Nature at all, but a being completely different from that passed to the French who, in a period of extraordinary
with which the Greeks were occupied.”27 technical activity during the 17th century, developed the
This reduction of nature to what is calculable has, as is term technique, which in the early 18th century was taken
plain to see, proven to be extraordinarily successful. It has over into German as Technik, to designate the entire
brought us the most astounding discoveries, and placed in domain of all those procedures and actions related to skill
our hands the greatest means of power – although at the production of every kind. Finally, for us today Technik
cost of an impoverishment that is hard to estimate. Today, means in a still more general sense the sum and substance
however, we are experiencing how our most advanced of all means and modes of procedure whose mastery is
­science, following its own rigorous development of prob- the condition for what is in the highest sense the com-
lems is in the process of overcoming this dualism of subject petent practice of an art or skill. And so we speak of
and object and is necessarily drawing man, as the observ- “masterly technique” in the case of the athlete and the
ing subject, back into the act of nature’s transition into musician as well as the poet.30
appearance and knowledge.28 And thus it almost seems as We may note at this point that “machine,” which is
if we have attained to a point higher on the spiral approach- closely bound up with “technique,” likewise is ultimately
ing the Greeks’ view of phýsis, from which even the things Greek in origin. At the beginning, already in Homeric
set forth here may take on some new actuality. Greek, we find mec̄̂ hos, which means something like
“expedient or remedy in a difficult situation.” A further
construction from mec̄̂ hos is meh̄ ane,̄́ which likewise has
The Concept of “Technique” among the primary meaning of a “remedy,” “clever expedient,”
the Greeks or “cleverly contrived means” by which one gets any-
thing. But this word signifying “means by which one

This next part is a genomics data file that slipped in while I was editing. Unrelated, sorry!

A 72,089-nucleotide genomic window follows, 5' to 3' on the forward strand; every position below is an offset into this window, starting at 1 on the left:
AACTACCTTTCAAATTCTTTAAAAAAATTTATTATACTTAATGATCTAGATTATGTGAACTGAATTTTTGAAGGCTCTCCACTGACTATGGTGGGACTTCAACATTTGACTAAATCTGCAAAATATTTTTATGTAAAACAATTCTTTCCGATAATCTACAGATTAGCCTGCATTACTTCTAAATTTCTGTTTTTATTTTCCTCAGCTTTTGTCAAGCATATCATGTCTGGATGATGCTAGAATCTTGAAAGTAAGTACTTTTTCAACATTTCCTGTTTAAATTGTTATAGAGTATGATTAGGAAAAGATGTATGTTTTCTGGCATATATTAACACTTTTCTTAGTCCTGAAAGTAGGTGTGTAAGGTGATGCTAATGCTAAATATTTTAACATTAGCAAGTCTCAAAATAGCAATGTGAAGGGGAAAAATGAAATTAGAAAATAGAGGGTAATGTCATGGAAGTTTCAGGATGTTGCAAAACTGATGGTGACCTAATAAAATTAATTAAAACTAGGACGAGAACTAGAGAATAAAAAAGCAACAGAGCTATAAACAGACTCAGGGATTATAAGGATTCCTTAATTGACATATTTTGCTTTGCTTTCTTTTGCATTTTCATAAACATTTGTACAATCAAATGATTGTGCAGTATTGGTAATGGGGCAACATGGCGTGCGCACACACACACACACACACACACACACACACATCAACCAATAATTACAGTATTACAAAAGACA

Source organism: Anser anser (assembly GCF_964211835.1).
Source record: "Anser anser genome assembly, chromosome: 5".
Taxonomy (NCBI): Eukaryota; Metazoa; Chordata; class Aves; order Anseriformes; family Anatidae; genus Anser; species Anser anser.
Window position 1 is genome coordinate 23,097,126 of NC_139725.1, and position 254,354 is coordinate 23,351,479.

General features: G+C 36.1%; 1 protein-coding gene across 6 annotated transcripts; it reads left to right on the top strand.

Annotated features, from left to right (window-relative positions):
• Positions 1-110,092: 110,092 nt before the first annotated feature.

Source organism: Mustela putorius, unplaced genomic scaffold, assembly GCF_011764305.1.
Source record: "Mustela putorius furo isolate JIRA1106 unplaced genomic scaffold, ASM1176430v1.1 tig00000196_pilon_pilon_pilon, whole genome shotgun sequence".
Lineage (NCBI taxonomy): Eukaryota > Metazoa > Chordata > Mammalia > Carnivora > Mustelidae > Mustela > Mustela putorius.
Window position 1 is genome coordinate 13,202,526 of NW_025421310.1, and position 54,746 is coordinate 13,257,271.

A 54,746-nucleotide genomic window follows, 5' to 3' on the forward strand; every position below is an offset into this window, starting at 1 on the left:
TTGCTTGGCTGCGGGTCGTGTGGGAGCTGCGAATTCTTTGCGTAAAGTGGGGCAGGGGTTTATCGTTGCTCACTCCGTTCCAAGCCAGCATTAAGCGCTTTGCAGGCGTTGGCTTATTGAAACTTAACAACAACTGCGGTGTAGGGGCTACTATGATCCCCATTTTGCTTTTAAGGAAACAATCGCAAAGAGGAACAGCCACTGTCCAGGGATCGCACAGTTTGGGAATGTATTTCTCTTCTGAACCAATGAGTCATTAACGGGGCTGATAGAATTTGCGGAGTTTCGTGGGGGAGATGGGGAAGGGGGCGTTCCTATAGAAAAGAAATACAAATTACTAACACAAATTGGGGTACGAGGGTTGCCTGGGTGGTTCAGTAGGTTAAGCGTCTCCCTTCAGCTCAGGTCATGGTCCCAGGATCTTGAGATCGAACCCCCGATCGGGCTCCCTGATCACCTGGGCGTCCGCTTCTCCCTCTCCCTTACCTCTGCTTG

gets” is already used in classical fifth century Greece for
the concrete “machine,” the stage machine and the war
By its very etymology the concept of technique points machine. The Romans, accordingly, adopted it on loan
more directly than that of nature to its origin in the in the word machina, which by way of the French machine
­language, thought, and world-view of the Greeks. has passed into German with its French pronunciation.
the conce pts of “nature” and “tech nique” 29

Another direct descendent from the ancient mec̄ hanḗ per- light and why the stomach is weak.32 Whereas experi-
sists in “mechanics,” “mechanical,” “mechanistic.” In our ence knows only the “that,” téchne ̄ knows also the “why,”
“mechanisitic” world-view which was established by the reasons, and in this respect approaches theoretical
Newton this term has attained great importance, while knowledge, epistem ̄́ e.̄ 33 Thus téchne ̄ is expressly defined as
the expression “merely mechanical,” on the other hand, a knowledge and ability which has come about by habit,
disparagingly means an unconscious, indifferent, purely i.e. has passed into flesh and blood, and which is directed
routine activity; and as designating the precise but lifeless to a producing, but in connection with a clear course of
course of mechanical processes, it came to mean the reasoning concerning the thing itself, which the man of
opposite of “organic.” In Greek the word órganon origi- mere experience does not have in view.34 A knowledge
nally meant a mere instrument or tool. But because from that is likewise productive but which, however rich and
Plato on it was applied especially to the organs of the diverse it may be, has a false idea of the thing itself
body, chiefly to those of perception, the word rose to remains simply atechnía, blunder.35
mean the parts of the living organism, whereupon